Deibert says that as country's around the globe - the United States included - rush to militarize cyber space and adopt offensive military attack capabilities it is creating a new market for cyber criminals that needs to be addressed. "It's that climate, I think, that creates opportunities for cyber crime to find a market for political espionage," he said.

There was no immediate comment from India's government on the report, but China's Foreign Ministry responded by questioning the motives of those releasing the report.

Foreign Mininistry spokeswoman Jiang Yu was quoted by state media in China as noting that hacking is an international issue that should be dealt with by joint efforts from around the globe.

You May Like

Lesotho Faces New Round of Violence, Political Crisis

Brutal killing of military officer has sent former leaders back into S. Africa where they're watching anxiously as regional officials head in to try to restore peace More

Video US Diplomat Expects Adoption of Bosnian Massacre Anniversary Resolution

Samantha Power says there's broad consensus about killings in Bosnia's war, but Russia calls resolution 'divisive,' backs UN countermeasure More

UN Report Exposes Widespread Boko Haram Atrocities

Damning report graphically details pattern of vicious, widespread atrocities committed by Islamist militants More

This forum has been closed.
Comments
     
There are no comments in this forum. Be first and add one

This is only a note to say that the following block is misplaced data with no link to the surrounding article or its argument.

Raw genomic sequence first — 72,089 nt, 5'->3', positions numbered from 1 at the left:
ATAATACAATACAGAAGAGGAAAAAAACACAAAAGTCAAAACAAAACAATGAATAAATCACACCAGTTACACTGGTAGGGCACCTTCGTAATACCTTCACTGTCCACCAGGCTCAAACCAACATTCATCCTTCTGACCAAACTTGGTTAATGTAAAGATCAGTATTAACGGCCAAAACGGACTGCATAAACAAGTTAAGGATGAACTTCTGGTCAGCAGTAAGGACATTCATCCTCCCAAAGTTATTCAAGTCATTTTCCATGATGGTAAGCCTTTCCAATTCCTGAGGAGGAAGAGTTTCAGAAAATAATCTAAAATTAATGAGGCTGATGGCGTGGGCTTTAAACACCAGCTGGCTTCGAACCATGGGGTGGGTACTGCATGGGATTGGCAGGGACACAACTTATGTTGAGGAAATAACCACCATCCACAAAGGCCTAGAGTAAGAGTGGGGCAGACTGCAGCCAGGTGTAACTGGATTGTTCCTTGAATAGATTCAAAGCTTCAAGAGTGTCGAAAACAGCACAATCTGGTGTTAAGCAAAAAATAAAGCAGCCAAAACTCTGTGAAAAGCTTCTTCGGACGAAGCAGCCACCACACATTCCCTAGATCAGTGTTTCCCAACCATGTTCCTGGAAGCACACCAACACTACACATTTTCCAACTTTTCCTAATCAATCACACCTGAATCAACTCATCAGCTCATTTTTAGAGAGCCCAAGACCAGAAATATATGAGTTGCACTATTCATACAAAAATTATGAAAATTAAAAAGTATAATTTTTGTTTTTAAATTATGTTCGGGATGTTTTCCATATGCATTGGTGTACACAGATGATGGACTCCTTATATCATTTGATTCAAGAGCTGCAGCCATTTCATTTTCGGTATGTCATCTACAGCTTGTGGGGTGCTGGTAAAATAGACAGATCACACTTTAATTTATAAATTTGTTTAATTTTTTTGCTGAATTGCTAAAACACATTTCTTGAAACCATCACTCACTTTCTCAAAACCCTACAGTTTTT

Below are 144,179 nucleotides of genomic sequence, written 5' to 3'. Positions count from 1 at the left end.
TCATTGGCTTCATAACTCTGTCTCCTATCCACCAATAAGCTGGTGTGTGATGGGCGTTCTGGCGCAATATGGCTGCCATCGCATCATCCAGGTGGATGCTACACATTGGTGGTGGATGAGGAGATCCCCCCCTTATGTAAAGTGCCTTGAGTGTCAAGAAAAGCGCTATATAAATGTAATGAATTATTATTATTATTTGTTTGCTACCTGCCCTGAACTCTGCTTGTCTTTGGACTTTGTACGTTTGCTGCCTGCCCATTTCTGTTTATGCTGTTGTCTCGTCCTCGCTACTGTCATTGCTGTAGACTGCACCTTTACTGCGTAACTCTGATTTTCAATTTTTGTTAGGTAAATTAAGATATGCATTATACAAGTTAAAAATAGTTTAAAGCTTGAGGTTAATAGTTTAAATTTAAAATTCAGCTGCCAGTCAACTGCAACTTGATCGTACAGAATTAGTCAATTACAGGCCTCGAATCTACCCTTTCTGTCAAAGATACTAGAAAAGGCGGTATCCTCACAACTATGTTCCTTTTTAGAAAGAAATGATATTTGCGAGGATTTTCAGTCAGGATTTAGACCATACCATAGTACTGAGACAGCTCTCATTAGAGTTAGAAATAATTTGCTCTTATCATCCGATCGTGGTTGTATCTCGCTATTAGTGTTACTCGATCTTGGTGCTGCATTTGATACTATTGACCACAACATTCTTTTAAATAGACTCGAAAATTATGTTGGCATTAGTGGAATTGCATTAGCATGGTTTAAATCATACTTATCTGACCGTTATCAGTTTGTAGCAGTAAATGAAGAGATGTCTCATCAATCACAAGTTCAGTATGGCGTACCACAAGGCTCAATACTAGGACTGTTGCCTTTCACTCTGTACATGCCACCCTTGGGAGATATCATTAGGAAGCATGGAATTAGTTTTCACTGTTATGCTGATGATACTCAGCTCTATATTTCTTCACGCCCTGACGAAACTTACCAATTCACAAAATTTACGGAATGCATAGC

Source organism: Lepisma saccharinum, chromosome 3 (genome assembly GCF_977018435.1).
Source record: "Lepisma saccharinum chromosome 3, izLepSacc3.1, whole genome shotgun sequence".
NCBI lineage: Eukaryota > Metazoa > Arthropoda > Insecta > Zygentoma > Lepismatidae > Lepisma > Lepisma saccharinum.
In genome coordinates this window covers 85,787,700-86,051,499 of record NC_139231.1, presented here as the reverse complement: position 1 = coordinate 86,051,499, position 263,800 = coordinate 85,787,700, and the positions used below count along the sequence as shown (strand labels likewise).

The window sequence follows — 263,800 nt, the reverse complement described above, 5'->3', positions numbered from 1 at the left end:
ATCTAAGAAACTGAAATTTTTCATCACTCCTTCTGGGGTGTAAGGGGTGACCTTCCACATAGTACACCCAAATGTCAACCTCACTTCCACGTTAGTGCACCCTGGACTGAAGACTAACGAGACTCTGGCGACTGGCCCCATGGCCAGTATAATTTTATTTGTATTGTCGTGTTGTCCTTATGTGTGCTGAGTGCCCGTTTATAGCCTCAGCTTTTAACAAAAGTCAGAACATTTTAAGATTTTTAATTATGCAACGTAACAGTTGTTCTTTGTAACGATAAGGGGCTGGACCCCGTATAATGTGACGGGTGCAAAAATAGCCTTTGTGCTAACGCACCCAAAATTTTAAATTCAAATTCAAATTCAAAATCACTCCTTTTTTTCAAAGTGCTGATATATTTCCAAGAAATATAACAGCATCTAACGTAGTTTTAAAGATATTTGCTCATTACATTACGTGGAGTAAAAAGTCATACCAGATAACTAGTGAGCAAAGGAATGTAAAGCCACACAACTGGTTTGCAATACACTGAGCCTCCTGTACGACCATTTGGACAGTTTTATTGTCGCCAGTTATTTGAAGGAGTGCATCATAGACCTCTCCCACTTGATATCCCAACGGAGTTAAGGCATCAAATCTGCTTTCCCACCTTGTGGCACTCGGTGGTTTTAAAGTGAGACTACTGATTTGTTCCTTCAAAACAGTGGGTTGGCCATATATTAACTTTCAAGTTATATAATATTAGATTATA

Featured Videos

Your JavaScript is turned off or you have an old version of Adobe's Flash Player. Get the latest Flash player.
Olympics Construction Scars Sacred Korean Mountaini
X
July 02, 2015 4:10 AM
Environmentalists in South Korea are protesting a Winter Olympics construction project to build a ski slope through a 500-year-old protected forest. Brian Padden reports that although there is strong national support for hosting the 2018 Pyeongchang Winter Olympics, there are growing public concerns over the costs and possible ecological damage at the revered mountain.
Video

Video Olympics Construction Scars Sacred Korean Mountain

Environmentalists in South Korea are protesting a Winter Olympics construction project to build a ski slope through a 500-year-old protected forest. Brian Padden reports that although there is strong national support for hosting the 2018 Pyeongchang Winter Olympics, there are growing public concerns over the costs and possible ecological damage at the revered mountain.
Video

Video Xenophobia Victims in South Africa Flee Violence, Then Return

Many Malawians fled South Africa early this year after xenophobic attacks on African immigrants. But many quickly found life was no better at home and have returned to South Africa – often illegally and without jobs, and facing the tough task of having to start over. Lameck Masina and Anita Powell file from Johannesburg.
Video

Video Family of American Marine Calls for Release From Iranian Prison

As the crowd of journalists covering the Iran talks swells, so too do the opportunities for media coverage.  Hoping to catch the attention of high-level diplomats, the family of American-Iranian marine Amir Hekmati is in Vienna, pleading for his release from an Iranian prison after nearly 4 years.  VOA’s Heather Murdock reports from Vienna.
Video

Video UK Holds Terror Drill as MPs Mull Tunisia Response